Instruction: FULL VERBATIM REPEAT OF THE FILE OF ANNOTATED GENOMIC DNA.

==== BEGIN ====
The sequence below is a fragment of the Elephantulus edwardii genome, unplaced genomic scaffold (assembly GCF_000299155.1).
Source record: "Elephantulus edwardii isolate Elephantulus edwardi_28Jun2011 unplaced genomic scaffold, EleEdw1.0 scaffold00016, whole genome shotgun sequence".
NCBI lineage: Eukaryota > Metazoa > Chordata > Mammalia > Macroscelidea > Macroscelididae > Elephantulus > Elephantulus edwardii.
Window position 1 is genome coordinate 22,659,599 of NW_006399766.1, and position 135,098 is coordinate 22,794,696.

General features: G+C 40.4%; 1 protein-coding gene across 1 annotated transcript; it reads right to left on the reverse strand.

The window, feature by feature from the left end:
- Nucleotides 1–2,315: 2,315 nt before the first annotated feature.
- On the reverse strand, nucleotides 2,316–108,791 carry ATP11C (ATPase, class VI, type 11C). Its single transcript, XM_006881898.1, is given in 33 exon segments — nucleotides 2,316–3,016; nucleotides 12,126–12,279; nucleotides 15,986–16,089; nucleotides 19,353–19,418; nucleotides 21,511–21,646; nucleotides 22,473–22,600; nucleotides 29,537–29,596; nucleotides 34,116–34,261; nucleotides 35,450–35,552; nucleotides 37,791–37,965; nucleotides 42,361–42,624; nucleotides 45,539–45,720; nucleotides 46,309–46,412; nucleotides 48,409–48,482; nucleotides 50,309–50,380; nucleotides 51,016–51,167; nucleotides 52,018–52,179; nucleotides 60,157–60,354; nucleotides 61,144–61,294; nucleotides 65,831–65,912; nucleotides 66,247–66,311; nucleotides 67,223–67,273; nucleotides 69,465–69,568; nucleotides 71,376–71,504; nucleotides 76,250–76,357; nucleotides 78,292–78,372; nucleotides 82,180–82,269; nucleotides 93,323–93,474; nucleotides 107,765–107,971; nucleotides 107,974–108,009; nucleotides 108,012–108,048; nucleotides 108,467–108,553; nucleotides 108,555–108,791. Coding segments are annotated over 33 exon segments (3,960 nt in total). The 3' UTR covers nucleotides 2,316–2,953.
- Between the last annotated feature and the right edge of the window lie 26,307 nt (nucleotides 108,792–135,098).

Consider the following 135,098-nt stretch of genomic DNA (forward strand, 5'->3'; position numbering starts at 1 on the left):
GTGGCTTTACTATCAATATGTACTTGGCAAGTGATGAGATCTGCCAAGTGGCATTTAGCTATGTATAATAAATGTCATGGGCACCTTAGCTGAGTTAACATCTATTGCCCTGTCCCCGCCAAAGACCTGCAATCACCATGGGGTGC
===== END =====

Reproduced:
The sequence below is a fragment of the Elephantulus edwardii genome, unplaced genomic scaffold (assembly GCF_000299155.1).
Source record: "Elephantulus edwardii isolate Elephantulus edwardi_28Jun2011 unplaced genomic scaffold, EleEdw1.0 scaffold00016, whole genome shotgun sequence".
NCBI lineage: Eukaryota > Metazoa > Chordata > Mammalia > Macroscelidea > Macroscelididae > Elephantulus > Elephantulus edwardii.
Window position 1 is genome coordinate 22,659,599 of NW_006399766.1, and position 135,098 is coordinate 22,794,696.

General features: G+C 40.4%; 1 protein-coding gene across 1 annotated transcript; it reads right to left on the reverse strand.

The window, feature by feature from the left end:
- Nucleotides 1–2,315: 2,315 nt before the first annotated feature.
- On the reverse strand, nucleotides 2,316–108,791 carry ATP11C (ATPase, class VI, type 11C). Its single transcript, XM_006881898.1, is given in 33 exon segments — nucleotides 2,316–3,016; nucleotides 12,126–12,279; nucleotides 15,986–16,089; nucleotides 19,353–19,418; nucleotides 21,511–21,646; nucleotides 22,473–22,600; nucleotides 29,537–29,596; nucleotides 34,116–34,261; nucleotides 35,450–35,552; nucleotides 37,791–37,965; nucleotides 42,361–42,624; nucleotides 45,539–45,720; nucleotides 46,309–46,412; nucleotides 48,409–48,482; nucleotides 50,309–50,380; nucleotides 51,016–51,167; nucleotides 52,018–52,179; nucleotides 60,157–60,354; nucleotides 61,144–61,294; nucleotides 65,831–65,912; nucleotides 66,247–66,311; nucleotides 67,223–67,273; nucleotides 69,465–69,568; nucleotides 71,376–71,504; nucleotides 76,250–76,357; nucleotides 78,292–78,372; nucleotides 82,180–82,269; nucleotides 93,323–93,474; nucleotides 107,765–107,971; nucleotides 107,974–108,009; nucleotides 108,012–108,048; nucleotides 108,467–108,553; nucleotides 108,555–108,791. Coding segments are annotated over 33 exon segments (3,960 nt in total). The 3' UTR covers nucleotides 2,316–2,953.
- Between the last annotated feature and the right edge of the window lie 26,307 nt (nucleotides 108,792–135,098).

Consider the following 135,098-nt stretch of genomic DNA (forward strand, 5'->3'; position numbering starts at 1 on the left):
GTGGCTTTACTATCAATATGTACTTGGCAAGTGATGAGATCTGCCAAGTGGCATTTAGCTATGTATAATAAATGTCATGGGCACCTTAGCTGAGTTAACATCTATTGCCCTGTCCCCGCCAAAGACCTGCAATCACCATGGGGTGC